Thursday, May 13, 2010

Inverted metallurgical microscope

A few weeks ago, Tom Ditto was kind enough to lend me this:
A sample image:
It has a number of differences over a standard biological microscope.
First, its primary advantage is that it does not require light to shine through the sample. Instead, light is injected directly into the view path, allowing easy view of opaque objects. I get around this with the biological microscope by shining intense lights to the side of the sample. I'm currently using a small 650W cone shaped halogen on a rheostat. Before I was using a 500W with a roll cage. I don't push it anywhere near full power. I had to make a shield to only allow in the needed amount of light and not toast the microscope with the intense heat it puts off.
Second, it inverts the image. As an example, here is an image of of an Intel 80486 ("486") copyright on the die:
Note it is flipped. After cropping and inverting, a much nicer image is produced:
Those black spots are dirt on the lenses. I've cleaned a lot off, but some of the larger spots are still present. In order to use this analytically, I will obviously have to fully clean it so spots of dirt don't appear where some critical interconnect image should be.
Various filters are available. I haven't played much with these though. I think the options include regular, polarized, and green. Here is a regular image, showing interconnect layers on some DRAM:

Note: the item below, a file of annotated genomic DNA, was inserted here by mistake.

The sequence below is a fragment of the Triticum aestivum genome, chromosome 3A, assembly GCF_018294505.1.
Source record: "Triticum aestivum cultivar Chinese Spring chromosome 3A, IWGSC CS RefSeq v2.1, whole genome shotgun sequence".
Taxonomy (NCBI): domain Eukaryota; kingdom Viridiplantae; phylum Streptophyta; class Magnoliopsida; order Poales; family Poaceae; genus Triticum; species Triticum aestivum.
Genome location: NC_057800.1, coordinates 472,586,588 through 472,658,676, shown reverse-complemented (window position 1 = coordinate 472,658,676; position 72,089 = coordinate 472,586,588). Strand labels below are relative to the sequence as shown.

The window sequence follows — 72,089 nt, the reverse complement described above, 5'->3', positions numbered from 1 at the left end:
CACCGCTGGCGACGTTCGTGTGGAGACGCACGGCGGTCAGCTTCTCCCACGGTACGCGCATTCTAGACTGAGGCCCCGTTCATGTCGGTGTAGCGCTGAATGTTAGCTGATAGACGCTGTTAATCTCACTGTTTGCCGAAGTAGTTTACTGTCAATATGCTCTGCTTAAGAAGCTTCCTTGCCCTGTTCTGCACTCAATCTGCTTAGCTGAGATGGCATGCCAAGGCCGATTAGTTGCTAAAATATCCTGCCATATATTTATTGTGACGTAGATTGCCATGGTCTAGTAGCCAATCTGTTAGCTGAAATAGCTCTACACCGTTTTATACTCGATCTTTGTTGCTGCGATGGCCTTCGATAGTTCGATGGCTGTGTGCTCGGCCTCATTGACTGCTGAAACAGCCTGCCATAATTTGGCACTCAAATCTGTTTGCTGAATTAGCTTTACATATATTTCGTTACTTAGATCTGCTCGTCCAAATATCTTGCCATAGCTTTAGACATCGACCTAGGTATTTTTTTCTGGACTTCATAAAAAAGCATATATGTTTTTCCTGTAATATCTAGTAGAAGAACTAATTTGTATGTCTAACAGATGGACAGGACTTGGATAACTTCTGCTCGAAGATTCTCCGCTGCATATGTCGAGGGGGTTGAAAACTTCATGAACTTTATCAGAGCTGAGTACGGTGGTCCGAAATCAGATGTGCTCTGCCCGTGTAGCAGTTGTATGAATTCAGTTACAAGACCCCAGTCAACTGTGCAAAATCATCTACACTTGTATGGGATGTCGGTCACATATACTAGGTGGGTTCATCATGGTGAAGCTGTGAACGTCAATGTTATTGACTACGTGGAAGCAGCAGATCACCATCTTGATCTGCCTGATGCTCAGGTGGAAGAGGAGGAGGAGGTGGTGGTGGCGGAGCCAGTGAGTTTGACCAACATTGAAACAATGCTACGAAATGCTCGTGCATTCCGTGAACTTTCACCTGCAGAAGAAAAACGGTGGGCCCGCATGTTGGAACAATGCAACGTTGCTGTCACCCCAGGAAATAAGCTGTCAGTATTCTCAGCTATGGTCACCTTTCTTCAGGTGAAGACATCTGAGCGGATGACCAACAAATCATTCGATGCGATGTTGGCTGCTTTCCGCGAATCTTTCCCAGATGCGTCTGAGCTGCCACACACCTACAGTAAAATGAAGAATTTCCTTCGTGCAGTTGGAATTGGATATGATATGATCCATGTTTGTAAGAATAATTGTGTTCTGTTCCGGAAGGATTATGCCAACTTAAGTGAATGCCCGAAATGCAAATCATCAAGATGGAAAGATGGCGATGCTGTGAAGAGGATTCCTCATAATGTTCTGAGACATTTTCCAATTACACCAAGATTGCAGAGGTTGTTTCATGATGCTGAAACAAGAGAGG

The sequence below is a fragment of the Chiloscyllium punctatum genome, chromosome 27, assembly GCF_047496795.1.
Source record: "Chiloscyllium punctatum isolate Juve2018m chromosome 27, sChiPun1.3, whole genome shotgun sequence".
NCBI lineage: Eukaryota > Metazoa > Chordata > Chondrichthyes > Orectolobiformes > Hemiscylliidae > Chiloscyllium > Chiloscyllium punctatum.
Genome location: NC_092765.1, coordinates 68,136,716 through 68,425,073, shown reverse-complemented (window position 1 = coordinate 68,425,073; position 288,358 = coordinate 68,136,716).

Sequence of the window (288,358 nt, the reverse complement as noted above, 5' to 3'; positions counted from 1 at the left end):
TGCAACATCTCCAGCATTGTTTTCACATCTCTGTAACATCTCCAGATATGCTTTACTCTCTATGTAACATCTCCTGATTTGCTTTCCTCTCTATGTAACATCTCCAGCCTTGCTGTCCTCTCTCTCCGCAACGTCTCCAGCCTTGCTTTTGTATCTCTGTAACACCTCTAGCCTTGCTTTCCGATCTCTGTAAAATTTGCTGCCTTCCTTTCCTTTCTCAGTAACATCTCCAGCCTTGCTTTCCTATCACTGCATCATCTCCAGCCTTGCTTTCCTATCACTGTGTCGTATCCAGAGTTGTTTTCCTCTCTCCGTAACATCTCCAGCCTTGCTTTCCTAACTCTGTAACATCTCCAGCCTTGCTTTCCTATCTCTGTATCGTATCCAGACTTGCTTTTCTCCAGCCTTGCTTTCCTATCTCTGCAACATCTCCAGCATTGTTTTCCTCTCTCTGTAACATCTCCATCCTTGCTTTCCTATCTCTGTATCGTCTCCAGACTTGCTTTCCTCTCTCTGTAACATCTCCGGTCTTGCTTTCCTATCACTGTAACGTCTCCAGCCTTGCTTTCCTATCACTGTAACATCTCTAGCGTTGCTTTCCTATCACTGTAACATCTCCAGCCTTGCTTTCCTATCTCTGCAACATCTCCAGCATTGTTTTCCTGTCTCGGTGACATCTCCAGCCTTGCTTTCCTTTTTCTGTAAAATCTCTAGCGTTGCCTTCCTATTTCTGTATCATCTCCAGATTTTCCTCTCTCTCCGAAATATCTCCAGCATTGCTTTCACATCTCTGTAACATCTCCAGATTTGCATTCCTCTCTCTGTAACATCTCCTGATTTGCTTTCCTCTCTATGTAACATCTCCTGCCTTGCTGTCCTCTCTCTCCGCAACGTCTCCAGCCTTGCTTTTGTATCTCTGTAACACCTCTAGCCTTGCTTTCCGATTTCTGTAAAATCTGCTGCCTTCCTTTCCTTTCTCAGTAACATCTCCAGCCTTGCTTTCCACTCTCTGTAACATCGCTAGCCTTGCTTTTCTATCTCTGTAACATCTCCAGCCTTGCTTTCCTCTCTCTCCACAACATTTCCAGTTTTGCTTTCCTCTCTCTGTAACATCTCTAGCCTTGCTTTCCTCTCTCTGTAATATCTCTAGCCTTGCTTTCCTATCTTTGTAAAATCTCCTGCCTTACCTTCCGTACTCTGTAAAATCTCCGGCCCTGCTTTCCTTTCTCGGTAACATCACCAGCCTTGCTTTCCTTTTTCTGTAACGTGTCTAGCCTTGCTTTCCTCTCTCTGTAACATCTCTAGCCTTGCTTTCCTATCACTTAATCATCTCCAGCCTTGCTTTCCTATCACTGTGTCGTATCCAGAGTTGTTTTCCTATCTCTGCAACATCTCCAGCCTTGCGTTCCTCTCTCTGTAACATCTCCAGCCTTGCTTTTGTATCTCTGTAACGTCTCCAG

With the green filter:
Finally, although many do, for some reason the biological microscope I have doesn't have a movable stage on it. Maybe you were expected to push a slide around with your fingers? On the other hand, this one has an XY knobs for smooth, precise movement of the stage.
For future work, first on the TODO list is a proper camera mount. I'm using a clip on type mount that Tom let me borrow, but, unfortunately, its not stable enough for good images. This should fix alignment issues resulting in fuzzy, darker colors at the bottom and will allow me to zoom in, removing the dark circle. Next, I'm working on fitting some timing pulley's to the XY knobs for CNC control. I have all of the parts assembled for that and could probably due the fit in several hours. However, I need a larger peice of particle board to mount it on. Unfortunatly, I probably won't get back to this until August when I'm done working for the summer. With luck, I'll find someplace to continue work with it at MIT over the summer. Extra lab space anyone?

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